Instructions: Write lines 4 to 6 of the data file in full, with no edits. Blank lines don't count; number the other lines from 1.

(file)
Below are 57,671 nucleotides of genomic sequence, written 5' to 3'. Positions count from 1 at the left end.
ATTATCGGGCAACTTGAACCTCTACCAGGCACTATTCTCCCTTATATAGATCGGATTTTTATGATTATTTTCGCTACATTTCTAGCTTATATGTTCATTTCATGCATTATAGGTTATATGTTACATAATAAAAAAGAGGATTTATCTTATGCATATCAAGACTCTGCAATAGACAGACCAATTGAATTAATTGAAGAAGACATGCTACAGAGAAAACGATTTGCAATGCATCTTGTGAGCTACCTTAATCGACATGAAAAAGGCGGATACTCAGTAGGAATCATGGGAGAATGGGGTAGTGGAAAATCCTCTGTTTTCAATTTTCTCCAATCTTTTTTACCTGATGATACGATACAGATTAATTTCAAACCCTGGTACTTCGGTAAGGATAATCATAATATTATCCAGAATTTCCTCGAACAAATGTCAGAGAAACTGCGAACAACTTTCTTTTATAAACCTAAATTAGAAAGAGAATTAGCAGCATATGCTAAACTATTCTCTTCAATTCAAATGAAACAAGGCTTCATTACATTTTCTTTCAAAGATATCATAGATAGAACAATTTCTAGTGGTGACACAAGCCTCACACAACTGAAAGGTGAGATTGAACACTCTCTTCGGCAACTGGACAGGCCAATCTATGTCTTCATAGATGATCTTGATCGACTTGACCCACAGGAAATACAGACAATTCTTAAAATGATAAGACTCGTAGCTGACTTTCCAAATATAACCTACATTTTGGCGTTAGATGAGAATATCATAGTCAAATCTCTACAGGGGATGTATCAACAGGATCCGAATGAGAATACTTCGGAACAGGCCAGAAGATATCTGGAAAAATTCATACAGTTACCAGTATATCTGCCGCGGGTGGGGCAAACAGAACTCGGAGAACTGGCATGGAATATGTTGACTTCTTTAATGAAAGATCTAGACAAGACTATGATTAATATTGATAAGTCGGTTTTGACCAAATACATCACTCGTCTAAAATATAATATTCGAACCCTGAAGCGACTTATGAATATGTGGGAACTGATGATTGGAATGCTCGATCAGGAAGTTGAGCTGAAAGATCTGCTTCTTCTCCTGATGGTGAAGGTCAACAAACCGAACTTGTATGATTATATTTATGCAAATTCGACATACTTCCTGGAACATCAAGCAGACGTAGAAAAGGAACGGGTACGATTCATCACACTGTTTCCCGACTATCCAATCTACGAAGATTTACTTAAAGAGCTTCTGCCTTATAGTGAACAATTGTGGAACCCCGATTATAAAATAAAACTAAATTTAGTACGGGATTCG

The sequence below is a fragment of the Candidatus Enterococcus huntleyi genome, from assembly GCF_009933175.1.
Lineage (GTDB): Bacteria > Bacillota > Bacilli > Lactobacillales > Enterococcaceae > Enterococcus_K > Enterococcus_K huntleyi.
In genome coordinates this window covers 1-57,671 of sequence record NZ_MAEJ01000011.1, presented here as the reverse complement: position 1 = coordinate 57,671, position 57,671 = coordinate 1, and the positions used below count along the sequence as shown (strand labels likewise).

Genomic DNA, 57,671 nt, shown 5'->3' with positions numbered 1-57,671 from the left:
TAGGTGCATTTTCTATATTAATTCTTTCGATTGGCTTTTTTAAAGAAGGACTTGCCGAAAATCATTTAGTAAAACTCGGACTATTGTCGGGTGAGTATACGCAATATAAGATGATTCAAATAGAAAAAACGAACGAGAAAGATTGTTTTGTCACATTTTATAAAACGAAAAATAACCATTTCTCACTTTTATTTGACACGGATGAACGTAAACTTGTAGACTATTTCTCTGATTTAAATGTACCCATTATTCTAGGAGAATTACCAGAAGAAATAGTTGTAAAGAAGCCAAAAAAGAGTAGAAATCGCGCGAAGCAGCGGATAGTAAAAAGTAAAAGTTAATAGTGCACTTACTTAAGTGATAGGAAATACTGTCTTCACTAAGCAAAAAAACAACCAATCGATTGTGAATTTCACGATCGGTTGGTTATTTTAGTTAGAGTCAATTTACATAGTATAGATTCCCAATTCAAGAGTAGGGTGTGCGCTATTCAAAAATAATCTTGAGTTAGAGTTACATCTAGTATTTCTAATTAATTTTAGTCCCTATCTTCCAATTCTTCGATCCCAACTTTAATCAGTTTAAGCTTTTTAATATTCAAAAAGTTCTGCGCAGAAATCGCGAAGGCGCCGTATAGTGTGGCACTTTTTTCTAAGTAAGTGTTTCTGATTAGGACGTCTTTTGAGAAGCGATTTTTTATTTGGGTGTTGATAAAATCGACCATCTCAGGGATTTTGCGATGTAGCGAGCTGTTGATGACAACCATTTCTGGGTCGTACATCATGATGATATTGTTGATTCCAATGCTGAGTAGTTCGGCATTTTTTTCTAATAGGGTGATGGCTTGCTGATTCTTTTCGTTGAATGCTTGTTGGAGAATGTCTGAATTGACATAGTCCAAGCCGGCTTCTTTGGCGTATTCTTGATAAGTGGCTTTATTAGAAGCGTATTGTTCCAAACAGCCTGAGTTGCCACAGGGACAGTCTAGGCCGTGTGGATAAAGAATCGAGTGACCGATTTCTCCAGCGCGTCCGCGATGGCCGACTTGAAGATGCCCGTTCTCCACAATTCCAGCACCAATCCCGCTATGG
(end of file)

Lineage (GTDB): Bacteria > Bacillota > Bacilli > Lactobacillales > Enterococcaceae > Enterococcus_K > Enterococcus_K huntleyi.
In genome coordinates this window covers 1-57,671 of sequence record NZ_MAEJ01000011.1, presented here as the reverse complement: position 1 = coordinate 57,671, position 57,671 = coordinate 1, and the positions used below count along the sequence as shown (strand labels likewise).

Genomic DNA, 57,671 nt, shown 5'->3' with positions numbered 1-57,671 from the left: